Editorial: Vaccination case is not simply religion vs. science

A Detroit, Michigan mother, Rebecca Bredow, was sentenced to seven days in jail on Oct. 4, 2017 after refusing to vaccinate her 9-year-old son. Rebecca Bedrow was sentenced for contempt of court for refusing to comply with a court order dating back to November 2016. (AP still image from video)

A Detroit, Michigan mother, Rebecca Bredow, was sentenced to seven days in jail on Oct. 4, 2017 after refusing to vaccinate her 9-year-old son. Rebecca Bedrow was sentenced for contempt of court for refusing to comply with a court order dating back to November 2016. (AP still image from video)

There are great philosophical debates to have on when people should trust their faith and values, and when science needs to be considered. It’s a struggle many of us face during the course of our lives as we determine our own priorities.

There have been cases of parents refusing life-saving medical care because they believed in the power of prayer. There are many who would argue that God gifted the world doctors so that they could perform those miracles.

Those debates are for each person to consider, and come up with a philosophy that works best for them.

The Rebecca Bredow case in Michigan is not one of these arguments.

Bredow did not want to have her 9-year-old son immunized. Her ex-husband, however, did. In Michigan, parents can skip immunization if they have personal objections, which Bredow did.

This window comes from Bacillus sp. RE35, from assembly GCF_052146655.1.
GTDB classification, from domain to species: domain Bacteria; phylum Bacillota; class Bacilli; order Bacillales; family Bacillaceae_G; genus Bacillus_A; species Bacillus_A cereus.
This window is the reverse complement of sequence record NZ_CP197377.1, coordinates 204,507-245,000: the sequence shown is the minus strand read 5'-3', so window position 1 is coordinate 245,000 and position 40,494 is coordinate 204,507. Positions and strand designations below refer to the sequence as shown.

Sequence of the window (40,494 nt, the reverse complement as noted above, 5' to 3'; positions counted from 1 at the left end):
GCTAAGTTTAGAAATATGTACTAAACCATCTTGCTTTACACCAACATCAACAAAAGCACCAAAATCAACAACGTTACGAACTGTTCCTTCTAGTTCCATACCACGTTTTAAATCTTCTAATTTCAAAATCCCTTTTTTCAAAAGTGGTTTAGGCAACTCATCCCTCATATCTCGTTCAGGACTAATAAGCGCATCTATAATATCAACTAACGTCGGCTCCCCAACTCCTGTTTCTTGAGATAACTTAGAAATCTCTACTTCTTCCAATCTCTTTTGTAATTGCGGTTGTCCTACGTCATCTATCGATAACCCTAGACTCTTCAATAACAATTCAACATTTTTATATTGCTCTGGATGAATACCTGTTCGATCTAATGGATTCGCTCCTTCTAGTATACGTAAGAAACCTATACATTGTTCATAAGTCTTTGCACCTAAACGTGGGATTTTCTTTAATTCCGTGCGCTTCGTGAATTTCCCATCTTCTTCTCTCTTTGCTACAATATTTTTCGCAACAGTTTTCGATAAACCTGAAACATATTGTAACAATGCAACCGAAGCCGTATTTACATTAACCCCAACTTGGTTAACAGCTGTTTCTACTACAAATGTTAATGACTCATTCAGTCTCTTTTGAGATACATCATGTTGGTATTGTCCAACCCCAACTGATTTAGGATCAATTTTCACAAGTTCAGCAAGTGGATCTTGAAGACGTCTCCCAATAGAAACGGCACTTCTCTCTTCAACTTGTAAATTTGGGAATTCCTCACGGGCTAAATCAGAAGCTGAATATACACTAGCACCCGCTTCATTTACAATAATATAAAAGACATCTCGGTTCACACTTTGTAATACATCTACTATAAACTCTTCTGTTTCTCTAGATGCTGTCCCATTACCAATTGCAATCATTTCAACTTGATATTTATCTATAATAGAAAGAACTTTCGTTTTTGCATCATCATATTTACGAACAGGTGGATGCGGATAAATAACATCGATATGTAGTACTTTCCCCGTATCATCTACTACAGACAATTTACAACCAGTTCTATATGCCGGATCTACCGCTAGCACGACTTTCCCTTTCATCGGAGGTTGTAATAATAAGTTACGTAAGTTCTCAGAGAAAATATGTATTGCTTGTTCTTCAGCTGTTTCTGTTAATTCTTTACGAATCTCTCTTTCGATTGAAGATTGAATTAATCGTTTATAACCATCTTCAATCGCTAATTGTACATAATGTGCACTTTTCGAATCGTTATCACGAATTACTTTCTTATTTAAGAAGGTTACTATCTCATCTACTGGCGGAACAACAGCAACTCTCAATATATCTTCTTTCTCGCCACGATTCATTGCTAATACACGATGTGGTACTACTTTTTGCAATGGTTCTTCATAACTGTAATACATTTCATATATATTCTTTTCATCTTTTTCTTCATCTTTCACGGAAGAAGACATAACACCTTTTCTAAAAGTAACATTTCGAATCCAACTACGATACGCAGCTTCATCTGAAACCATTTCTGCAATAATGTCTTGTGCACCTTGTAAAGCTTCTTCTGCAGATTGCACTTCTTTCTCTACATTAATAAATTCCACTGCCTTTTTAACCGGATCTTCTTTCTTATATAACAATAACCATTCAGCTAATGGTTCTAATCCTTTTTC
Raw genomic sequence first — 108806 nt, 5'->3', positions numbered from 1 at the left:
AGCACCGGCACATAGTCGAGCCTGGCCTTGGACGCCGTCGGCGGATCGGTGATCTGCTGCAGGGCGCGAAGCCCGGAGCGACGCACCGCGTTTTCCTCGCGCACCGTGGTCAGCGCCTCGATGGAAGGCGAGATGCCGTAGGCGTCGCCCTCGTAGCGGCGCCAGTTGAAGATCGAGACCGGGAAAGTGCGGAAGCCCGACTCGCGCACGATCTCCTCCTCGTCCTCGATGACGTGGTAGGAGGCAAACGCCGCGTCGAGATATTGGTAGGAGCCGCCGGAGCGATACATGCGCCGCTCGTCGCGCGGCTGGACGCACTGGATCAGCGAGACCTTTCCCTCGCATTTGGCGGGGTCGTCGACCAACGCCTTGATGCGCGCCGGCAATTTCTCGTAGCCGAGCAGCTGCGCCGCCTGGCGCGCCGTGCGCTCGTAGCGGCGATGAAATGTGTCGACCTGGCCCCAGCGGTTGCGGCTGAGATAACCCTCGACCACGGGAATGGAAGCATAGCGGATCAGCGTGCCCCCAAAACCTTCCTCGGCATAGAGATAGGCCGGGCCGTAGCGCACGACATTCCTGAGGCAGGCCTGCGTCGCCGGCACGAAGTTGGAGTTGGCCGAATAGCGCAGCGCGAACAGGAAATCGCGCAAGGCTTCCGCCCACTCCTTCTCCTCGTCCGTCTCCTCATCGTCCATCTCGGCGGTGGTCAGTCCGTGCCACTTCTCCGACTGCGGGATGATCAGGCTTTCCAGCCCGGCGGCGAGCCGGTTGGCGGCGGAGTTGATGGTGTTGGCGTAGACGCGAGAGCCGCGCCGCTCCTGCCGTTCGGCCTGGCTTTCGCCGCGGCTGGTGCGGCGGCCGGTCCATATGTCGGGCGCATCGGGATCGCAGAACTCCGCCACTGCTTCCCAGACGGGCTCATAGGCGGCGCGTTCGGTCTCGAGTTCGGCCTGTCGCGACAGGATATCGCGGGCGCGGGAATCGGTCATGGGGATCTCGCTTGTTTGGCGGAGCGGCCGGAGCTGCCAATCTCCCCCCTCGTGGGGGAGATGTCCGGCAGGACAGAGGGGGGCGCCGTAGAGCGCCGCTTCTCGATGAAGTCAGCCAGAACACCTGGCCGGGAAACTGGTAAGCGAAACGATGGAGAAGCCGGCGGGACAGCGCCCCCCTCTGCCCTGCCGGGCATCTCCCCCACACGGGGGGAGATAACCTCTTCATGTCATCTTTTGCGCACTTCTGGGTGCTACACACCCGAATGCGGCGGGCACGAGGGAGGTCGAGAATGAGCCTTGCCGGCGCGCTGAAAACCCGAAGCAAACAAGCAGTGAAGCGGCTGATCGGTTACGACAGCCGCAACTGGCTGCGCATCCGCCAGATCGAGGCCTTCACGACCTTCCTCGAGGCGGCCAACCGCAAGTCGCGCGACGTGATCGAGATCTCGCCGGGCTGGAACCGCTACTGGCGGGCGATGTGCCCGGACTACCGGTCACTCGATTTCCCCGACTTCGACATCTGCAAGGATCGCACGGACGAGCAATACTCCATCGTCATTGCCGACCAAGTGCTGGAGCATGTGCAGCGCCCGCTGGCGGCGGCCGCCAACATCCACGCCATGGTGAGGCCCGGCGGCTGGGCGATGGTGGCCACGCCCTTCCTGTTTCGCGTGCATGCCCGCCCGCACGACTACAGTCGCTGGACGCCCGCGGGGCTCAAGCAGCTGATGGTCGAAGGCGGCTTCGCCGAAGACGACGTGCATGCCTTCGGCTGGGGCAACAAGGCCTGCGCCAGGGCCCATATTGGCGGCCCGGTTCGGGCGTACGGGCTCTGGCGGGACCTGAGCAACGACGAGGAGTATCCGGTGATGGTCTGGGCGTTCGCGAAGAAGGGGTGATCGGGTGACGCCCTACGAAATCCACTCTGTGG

Nearly a year ago the court first ordered the vaccination, saying that the boy had two parents and the father also gets a say in the raising of his son. The couple had separated in 2008.

Bredow agreed to the ex-husband’s request that their son be immunized when her lawyer, her legal representative, signed an order saying she would comply.

And she didn’t, violating a court order.

If she wanted to object on religious grounds, she should have filed an appeal saying so. If she had no intention of complying, then she should never have allowed her lawyer to sign a legal document saying she would comply.

When she violated a court order, this was no longer a religion-versus-medical issue, but a straight-forward rule of law issue. You obey a court order, or you go to jail.

On Oct. 4, Bredow was sentenced to seven days in jail and custody of the boy was temporarily awarded to his father, who had him vaccinated.

“It’s clear to me that you don’t care about orders even if you agree to them, which you did,” Judge Karen McDonald told Bredow, according to an Associated Press report.

It is a shame it came to this. There are many parents who have legitimate concerns about vaccinating their children. Arizona allows parents to skip some

childhood vaccinations for personal reasons. However, schools can deny entry to children who have not been vaccinated in times of an outbreak to protect the other students.

We are not going to make judgments on vaccinations. That is between parents, their doctor and their spiritual advisor to decide what is best for their family.

However, if you agree to obey a court order and then refuse to do so, you should go to jail. We live in a country that respects the rule of law. Most of us don’t want to

live in the chaos that would exist if no one felt compelled to obey the law.

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